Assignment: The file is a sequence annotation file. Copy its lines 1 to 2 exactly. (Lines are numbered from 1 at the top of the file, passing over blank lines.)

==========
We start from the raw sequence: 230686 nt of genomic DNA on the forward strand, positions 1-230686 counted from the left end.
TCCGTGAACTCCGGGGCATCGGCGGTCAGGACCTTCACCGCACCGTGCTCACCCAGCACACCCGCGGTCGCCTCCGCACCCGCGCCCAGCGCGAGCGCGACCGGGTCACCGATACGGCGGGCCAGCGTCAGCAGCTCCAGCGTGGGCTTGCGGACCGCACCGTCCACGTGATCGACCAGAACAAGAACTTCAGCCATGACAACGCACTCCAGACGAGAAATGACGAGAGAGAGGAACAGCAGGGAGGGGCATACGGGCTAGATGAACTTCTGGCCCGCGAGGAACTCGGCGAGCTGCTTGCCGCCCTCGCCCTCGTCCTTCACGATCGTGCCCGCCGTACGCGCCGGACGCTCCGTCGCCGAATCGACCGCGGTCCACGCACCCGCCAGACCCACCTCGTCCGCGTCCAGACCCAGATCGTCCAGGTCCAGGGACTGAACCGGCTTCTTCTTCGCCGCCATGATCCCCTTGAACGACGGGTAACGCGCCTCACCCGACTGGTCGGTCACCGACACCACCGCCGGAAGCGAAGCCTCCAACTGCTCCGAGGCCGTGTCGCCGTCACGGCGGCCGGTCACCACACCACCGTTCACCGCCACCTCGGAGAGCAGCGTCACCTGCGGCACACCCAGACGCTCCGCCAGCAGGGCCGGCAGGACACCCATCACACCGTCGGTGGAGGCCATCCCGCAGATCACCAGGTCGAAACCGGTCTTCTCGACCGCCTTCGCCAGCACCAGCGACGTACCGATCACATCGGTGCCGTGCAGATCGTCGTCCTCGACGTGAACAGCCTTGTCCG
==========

We start from the raw sequence: 230686 nt of genomic DNA on the forward strand, positions 1-230686 counted from the left end.
TCCGTGAACTCCGGGGCATCGGCGGTCAGGACCTTCACCGCACCGTGCTCACCCAGCACACCCGCGGTCGCCTCCGCACCCGCGCCCAGCGCGAGCGCGACCGGGTCACCGATACGGCGGGCCAGCGTCAGCAGCTCCAGCGTGGGCTTGCGGACCGCACCGTCCACGTGATCGACCAGAACAAGAACTTCAGCCATGACAACGCACTCCAGACGAGAAATGACGAGAGAGAGGAACAGCAGGGAGGGGCATACGGGCTAGATGAACTTCTGGCCCGCGAGGAACTCGGCGAGCTGCTTGCCGCCCTCGCCCTCGTCCTTCACGATCGTGCCCGCCGTACGCGCCGGACGCTCCGTCGCCGAATCGACCGCGGTCCACGCACCCGCCAGACCCACCTCGTCCGCGTCCAGACCCAGATCGTCCAGGTCCAGGGACTGAACCGGCTTCTTCTTCGCCGCCATGATCCCCTTGAACGACGGGTAACGCGCCTCACCCGACTGGTCGGTCACCGACACCACCGCCGGAAGCGAAGCCTCCAACTGCTCCGAGGCCGTGTCGCCGTCACGGCGGCCGGTCACCACACCACCGTTCACCGCCACCTCGGAGAGCAGCGTCACCTGCGGCACACCCAGACGCTCCGCCAGCAGGGCCGGCAGGACACCCATCACACCGTCGGTGGAGGCCATCCCGCAGATCACCAGGTCGAAACCGGTCTTCTCGACCGCCTTCGCCAGCACCAGCGACGTACCGATCACATCGGTGCCGTGCAGATCGTCGTCCTCGACGTGAACAGCCTTGTCCG